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RE: prob/? with fish fertilizer (Follow-Up #6)

posted by: Rising_Moon on 01.18.2012 at 08:56 pm in Organic Gardening Forum

A very simple weak tea made of Camomile flowers has shown to help prevent and fight damping off. Seedlings don't really need any added fertilizer if the growing medium is balanced.

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clipped on: 03.18.2012 at 10:30 am    last updated on: 03.18.2012 at 10:33 am

RE: Fish question (Follow-Up #1)

posted by: bigdaddyj on 03.03.2011 at 03:12 pm in Growing Tomatoes Forum

I doubt much benefit using frozen cleaned fish. It's the oil in fish that is a natural fertilizer aften referred to as "fish emulsion". Better to use some quality fish emulsion with some kelp IMO. Don't want cats or wild varmits digging in your tomato bed...:)

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clipped on: 03.18.2012 at 10:11 am    last updated on: 03.18.2012 at 10:11 am

RE: Fish Heads under Corn Crop (Follow-Up #22)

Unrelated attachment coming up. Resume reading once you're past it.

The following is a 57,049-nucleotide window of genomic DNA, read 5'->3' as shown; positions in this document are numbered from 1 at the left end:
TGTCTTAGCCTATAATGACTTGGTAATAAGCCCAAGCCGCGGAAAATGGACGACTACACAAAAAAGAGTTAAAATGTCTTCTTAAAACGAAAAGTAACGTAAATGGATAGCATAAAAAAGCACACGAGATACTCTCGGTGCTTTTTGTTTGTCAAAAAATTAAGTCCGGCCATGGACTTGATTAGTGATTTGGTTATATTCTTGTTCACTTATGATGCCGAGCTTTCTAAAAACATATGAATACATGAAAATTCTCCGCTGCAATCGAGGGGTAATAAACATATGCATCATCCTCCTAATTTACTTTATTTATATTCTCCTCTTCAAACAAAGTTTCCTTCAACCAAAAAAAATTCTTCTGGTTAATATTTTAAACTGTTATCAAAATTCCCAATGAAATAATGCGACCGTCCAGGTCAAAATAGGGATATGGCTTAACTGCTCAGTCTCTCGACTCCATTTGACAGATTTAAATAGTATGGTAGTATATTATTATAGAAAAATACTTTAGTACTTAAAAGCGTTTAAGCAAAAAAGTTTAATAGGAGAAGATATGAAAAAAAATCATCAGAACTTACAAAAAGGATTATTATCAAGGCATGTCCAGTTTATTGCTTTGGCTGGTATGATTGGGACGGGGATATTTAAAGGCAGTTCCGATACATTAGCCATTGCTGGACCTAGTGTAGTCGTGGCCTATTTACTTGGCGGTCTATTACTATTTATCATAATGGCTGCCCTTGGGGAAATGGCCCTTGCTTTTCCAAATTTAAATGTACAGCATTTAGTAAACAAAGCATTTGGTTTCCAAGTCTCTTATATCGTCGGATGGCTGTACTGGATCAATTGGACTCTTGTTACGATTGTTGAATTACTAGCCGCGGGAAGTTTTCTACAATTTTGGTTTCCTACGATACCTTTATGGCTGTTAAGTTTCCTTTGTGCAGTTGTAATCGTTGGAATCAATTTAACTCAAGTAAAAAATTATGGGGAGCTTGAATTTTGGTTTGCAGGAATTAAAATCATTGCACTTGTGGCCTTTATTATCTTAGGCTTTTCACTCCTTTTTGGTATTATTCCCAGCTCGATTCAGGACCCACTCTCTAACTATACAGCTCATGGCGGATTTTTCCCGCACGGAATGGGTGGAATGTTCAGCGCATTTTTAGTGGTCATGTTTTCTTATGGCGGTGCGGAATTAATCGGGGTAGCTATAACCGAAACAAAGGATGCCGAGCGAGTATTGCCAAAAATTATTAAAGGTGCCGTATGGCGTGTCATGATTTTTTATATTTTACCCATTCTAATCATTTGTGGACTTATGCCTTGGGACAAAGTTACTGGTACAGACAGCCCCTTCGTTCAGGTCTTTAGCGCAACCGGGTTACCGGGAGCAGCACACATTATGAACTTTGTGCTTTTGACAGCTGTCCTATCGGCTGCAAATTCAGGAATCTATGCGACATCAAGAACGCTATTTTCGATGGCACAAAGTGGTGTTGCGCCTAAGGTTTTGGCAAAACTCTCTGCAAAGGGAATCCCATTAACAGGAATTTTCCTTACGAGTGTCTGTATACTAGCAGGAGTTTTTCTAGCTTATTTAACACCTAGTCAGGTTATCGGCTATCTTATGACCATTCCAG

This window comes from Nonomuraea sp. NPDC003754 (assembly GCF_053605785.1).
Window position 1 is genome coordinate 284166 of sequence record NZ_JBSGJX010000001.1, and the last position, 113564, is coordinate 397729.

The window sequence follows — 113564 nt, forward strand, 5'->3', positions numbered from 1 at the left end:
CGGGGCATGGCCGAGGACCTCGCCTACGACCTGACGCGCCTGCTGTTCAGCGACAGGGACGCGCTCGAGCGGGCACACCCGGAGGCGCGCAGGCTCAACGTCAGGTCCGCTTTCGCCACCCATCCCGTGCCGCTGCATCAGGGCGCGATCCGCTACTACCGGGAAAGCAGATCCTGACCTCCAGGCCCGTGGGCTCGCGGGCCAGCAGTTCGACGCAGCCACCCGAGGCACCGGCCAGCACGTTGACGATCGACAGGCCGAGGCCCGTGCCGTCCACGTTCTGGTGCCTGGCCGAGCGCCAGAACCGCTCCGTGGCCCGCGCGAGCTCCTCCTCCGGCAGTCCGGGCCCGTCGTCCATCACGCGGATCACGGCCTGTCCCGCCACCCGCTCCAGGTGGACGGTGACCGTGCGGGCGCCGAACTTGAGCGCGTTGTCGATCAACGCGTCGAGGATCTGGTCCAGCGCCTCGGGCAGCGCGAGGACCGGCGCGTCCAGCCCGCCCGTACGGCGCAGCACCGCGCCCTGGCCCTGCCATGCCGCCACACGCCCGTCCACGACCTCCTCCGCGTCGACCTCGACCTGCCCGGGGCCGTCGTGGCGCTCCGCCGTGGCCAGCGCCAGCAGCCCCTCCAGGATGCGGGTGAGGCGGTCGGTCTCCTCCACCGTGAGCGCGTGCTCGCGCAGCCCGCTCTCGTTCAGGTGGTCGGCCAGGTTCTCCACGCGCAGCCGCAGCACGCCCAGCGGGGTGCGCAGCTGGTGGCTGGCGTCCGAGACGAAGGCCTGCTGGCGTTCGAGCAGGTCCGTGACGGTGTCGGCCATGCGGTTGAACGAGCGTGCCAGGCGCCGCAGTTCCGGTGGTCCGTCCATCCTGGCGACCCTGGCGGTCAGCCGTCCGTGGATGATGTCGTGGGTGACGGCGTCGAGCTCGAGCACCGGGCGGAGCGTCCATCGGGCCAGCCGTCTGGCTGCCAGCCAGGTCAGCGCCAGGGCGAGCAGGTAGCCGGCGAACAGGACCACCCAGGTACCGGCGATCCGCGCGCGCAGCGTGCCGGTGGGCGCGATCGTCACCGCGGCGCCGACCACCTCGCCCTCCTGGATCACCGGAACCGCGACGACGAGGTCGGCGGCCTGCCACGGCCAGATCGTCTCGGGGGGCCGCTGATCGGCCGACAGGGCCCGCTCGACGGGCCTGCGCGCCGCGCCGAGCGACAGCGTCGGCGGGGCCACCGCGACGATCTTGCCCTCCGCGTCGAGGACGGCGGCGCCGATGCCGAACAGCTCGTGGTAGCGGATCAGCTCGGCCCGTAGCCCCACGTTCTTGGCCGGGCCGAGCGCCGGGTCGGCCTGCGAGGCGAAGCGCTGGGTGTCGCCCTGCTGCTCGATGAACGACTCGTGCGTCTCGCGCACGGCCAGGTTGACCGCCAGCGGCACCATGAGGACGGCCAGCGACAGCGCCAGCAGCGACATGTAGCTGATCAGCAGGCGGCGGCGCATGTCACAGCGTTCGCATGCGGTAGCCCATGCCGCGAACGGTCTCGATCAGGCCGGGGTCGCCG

posted by: Vgkg on 06.07.2002 at 02:02 pm in Garden Experiments Forum

Marshall, it would seem to be true, Organic "stuff" being broken down first by soil organisms beforehand. That's probably the better avenue. My usual practice with clover cover crops is to till them in at least a month before seeding, a longer 6 weeks if cold soil. Someone recently posted (not on this thread unfortunately) a site that showed a diagram of how the Native Americans did it. They would place a whole fishhead in the ground (face up) and put one corn seed in it's mouth, covered with soil. I thought that hard to believe and wish I could find that thread/site now.

Anyways, from my observations, the fish row corn was a darker green in foliage and a bit bulkier overall compared to the other rows, this was first evident just after ~4 weeks post sowing. Now, all the plants appear equally robust and equally green so it's now the taste/production factors which come into play. I'll try to keep meticulous notes on this as harvest time nears.
I wonder if (compared to vegetable matter like clover) raw animal matter breaks down faster? Might depend on how "active" the soil is with organisms? vgkg

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clipped on: 03.16.2012 at 05:37 pm    last updated on: 03.16.2012 at 05:37 pm

RE: Fish emulsion (Follow-Up #1)

posted by: girlgroupgirl on 06.10.2009 at 11:30 am in Georgia Gardener Forum